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Howard Phillips was one of the first employees of Nintendo of America — starting in 1981 at the age of 23 as the company’s shipping and warehouse manager at its site south of Seattle, and ultimately rising to the role of “Gamemaster” and editor of Nintendo Power magazine, immortalized in the publication’s regular “Howard & Nester” cartoon.

A Kickstarter campaign launched by Phillips last month for an educational iPad game, “Gamemaster Howard’s Know-It-All,” ends in a few hours and looks like it will fall short of its funding goal, absent a last-minute surge in pledges. But Phillips is aiming to press forward with the project and says he will be able to talk about his next steps soon.

Phillips has remained involved in the industry as a consultant since leaving Nintendo, and he is also active on Facebook. In a recent interview with GeekWire, Phillips reflected on the history of Nintendo of America as a startup, and shared his thoughts on the evolution of the industry, as underscored by the recent news that Nintendo Power magazine will be discontinued.

How did you get involved in Nintendo of America?

Literally, a buddy of mine in school said, I’m working for this company, we need some help in the warehouse, do you want to come? And so I go down and there’s Mr. Arakawa (NOA’s founder and first president), Ron Judy and Al Stone, who were the two salespeople for the arcade games. John Petersen, J.P, who was the tech guy, Mr. Ishizuka, who was from Nintendo Co. Ltd and was an engineer, and Mr. Ota who was doing the books for the company … and that was it! We had 30,000 square feet.

Is the story about Mario Segale true? (NOA named Mario after its landlord, seeking his forgiveness over late rent).

Yeah. Yep. This isn’t high corporate dealings. This is just a bunch of guys scrambling trying to get something done. Here’s Arakawa, and he’s just got the ability to bring in these games from Japan, from this company, Nintendo, that’s just a nowherseville arcade game company at the time. They had Sheriff and Helifire, and Space Fire Bird, Radar Scope. Games people really didn’t care about, compared to the cool, hit games that were out at the time. He was trying to do business. He was savvy.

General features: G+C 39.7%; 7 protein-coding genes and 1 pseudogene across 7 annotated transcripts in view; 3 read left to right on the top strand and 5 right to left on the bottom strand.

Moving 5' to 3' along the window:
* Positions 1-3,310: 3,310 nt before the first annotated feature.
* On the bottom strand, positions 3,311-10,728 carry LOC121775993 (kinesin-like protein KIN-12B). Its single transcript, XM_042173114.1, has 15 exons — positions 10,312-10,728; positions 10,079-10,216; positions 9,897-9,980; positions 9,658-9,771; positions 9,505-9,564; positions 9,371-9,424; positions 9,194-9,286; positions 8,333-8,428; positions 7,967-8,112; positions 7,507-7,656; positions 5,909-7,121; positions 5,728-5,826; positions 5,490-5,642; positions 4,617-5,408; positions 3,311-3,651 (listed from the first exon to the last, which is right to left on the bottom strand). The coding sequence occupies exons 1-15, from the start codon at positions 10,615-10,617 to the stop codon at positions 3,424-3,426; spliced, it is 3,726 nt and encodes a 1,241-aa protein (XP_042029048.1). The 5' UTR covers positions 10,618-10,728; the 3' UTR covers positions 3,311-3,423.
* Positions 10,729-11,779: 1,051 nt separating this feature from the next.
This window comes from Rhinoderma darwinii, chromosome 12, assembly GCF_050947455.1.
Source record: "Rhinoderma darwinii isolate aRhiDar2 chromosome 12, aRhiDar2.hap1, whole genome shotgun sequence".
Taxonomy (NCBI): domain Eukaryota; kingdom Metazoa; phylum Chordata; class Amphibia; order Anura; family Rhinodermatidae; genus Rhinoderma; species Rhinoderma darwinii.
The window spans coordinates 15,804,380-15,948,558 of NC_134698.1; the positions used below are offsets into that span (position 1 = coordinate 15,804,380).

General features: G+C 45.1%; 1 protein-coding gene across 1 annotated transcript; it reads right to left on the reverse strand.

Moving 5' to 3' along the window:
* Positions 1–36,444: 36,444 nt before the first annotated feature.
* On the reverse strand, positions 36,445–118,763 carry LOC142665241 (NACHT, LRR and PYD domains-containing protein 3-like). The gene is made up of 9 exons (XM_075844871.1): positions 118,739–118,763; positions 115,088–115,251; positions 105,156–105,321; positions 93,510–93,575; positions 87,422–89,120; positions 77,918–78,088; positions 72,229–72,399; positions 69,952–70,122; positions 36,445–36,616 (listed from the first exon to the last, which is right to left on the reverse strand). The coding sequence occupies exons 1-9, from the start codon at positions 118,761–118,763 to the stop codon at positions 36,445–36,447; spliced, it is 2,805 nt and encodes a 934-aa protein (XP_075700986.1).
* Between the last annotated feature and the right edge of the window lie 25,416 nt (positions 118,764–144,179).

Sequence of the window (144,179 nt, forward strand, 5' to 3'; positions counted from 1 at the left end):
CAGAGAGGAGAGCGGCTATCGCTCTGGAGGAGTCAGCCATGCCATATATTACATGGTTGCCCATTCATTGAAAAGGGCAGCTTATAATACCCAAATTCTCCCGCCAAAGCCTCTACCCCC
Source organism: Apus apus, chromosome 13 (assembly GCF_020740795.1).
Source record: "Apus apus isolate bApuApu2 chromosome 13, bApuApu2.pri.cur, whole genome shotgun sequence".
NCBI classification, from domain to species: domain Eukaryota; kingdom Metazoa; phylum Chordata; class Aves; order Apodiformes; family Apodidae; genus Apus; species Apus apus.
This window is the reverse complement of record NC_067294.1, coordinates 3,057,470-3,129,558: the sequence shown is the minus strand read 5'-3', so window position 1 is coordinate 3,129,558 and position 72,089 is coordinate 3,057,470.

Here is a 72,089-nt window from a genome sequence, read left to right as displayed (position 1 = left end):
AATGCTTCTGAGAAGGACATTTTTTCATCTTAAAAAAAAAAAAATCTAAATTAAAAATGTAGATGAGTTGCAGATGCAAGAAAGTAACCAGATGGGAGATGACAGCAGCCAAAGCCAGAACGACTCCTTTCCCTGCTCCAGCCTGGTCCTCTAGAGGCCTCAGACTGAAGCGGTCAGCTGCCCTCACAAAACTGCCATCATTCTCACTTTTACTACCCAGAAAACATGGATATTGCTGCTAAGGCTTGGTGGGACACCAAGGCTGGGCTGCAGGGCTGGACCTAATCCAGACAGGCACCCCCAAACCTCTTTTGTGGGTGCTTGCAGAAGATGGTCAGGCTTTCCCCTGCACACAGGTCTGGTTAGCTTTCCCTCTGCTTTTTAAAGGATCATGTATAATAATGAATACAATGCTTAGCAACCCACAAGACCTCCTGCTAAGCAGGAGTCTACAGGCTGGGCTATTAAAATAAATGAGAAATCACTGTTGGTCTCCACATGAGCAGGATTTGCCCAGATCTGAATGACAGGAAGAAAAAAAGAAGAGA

How did your role at the company start to expand?

One of the things that I was responsible for with the warehouse was moving stuff around, including our arcade games around for our test route. We had a bunch of minimarkets, and the Spot Tavern, and other places down in the south end of Seattle. We’d get a new machine in and I’d have to put it in the pickup, run it out and haul it down and go through the front door and get it set up. …

I was also responsible to go and check daily to see what the coin drop was. And then I would monkey with the dipswitch settings, which would change things like the number of lives or the amount of time on the clock. The variables then were pretty limited. Also talking to players, because next to our games would be the competitor games. I’d say what do you think of this game? … I could talk to customers and find out what they liked in different games — what made them cool. I’d come back and tell Arakawa, yeah, it was this, and the kids really like this game a lot more, or they’re looking forward to that. So I just started being the intel for Arakawa. And then he just started asking me, well, can you write something up and we’ll send it off to Japan.

Do you still play games? What kinds of games do you play?

I like more casual games, for two reasons. One is a lot of the games that have developed and gotten much more complex and immersive, with 3D, etc., are fun and interesting, but they’re demanding more of me than I want out of my play. I like to just play with reckless abandon, without an overhead of having to familiarize myself with the characters or the setting or the environment. That can be fun if it’s well put together. But if, in order to get from here to here you have to go here and figure this out and learn all this stuff, it’s just more than I want. I want to play.

Your thoughts on how video game media has changed over the years?

When stuff was great, we would gush on the floor and lay prone, and say, it’s just taken me over, with no concern whatsoever for us as an editorial voice, because we didn’t care. I didn’t care if someone read me or not. I just wanted to share the stuff that was in the game. I think as an industry those things changed over the years, and there was a lot of competing between the various publications in the game industry to see who could be as edgy as possible, and on and on, as opposed to, no, what’s the game? Now that that’s been superceded by new media and the free flow of information, and the free distribution of great ideas, I think we’re getting back to where people are getting an opportunity to have more of the authentic stuff, and the more canned productions have dated themselves.

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